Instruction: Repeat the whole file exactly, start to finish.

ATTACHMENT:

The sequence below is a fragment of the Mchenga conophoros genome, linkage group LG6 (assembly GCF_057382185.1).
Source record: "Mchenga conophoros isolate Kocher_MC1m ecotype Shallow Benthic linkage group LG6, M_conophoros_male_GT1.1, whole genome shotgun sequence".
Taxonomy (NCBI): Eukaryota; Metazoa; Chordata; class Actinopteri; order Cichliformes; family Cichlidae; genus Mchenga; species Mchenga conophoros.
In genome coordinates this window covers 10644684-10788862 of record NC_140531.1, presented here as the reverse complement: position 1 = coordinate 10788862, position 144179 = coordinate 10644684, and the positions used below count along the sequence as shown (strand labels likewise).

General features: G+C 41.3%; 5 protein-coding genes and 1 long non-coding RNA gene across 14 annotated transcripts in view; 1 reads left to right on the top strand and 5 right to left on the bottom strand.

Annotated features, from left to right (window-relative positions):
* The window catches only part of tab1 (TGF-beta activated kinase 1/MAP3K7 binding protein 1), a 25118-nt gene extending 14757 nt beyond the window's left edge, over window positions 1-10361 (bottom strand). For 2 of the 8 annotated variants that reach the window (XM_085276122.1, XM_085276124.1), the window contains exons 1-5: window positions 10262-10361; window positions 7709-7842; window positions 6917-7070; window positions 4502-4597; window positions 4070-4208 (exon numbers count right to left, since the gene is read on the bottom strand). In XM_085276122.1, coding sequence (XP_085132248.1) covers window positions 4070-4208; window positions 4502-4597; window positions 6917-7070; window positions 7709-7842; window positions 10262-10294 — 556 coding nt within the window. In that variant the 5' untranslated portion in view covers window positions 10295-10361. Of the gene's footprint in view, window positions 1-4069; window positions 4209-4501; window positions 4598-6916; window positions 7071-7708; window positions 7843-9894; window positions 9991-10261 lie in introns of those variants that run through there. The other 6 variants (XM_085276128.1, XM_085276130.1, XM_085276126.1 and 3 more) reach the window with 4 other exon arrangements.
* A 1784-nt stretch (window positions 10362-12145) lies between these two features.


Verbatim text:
The sequence below is a fragment of the Mchenga conophoros genome, linkage group LG6 (assembly GCF_057382185.1).
Source record: "Mchenga conophoros isolate Kocher_MC1m ecotype Shallow Benthic linkage group LG6, M_conophoros_male_GT1.1, whole genome shotgun sequence".
Taxonomy (NCBI): Eukaryota; Metazoa; Chordata; class Actinopteri; order Cichliformes; family Cichlidae; genus Mchenga; species Mchenga conophoros.
In genome coordinates this window covers 10644684-10788862 of record NC_140531.1, presented here as the reverse complement: position 1 = coordinate 10788862, position 144179 = coordinate 10644684, and the positions used below count along the sequence as shown (strand labels likewise).

General features: G+C 41.3%; 5 protein-coding genes and 1 long non-coding RNA gene across 14 annotated transcripts in view; 1 reads left to right on the top strand and 5 right to left on the bottom strand.

Annotated features, from left to right (window-relative positions):
* The window catches only part of tab1 (TGF-beta activated kinase 1/MAP3K7 binding protein 1), a 25118-nt gene extending 14757 nt beyond the window's left edge, over window positions 1-10361 (bottom strand). For 2 of the 8 annotated variants that reach the window (XM_085276122.1, XM_085276124.1), the window contains exons 1-5: window positions 10262-10361; window positions 7709-7842; window positions 6917-7070; window positions 4502-4597; window positions 4070-4208 (exon numbers count right to left, since the gene is read on the bottom strand). In XM_085276122.1, coding sequence (XP_085132248.1) covers window positions 4070-4208; window positions 4502-4597; window positions 6917-7070; window positions 7709-7842; window positions 10262-10294 — 556 coding nt within the window. In that variant the 5' untranslated portion in view covers window positions 10295-10361. Of the gene's footprint in view, window positions 1-4069; window positions 4209-4501; window positions 4598-6916; window positions 7071-7708; window positions 7843-9894; window positions 9991-10261 lie in introns of those variants that run through there. The other 6 variants (XM_085276128.1, XM_085276130.1, XM_085276126.1 and 3 more) reach the window with 4 other exon arrangements.
* A 1784-nt stretch (window positions 10362-12145) lies between these two features.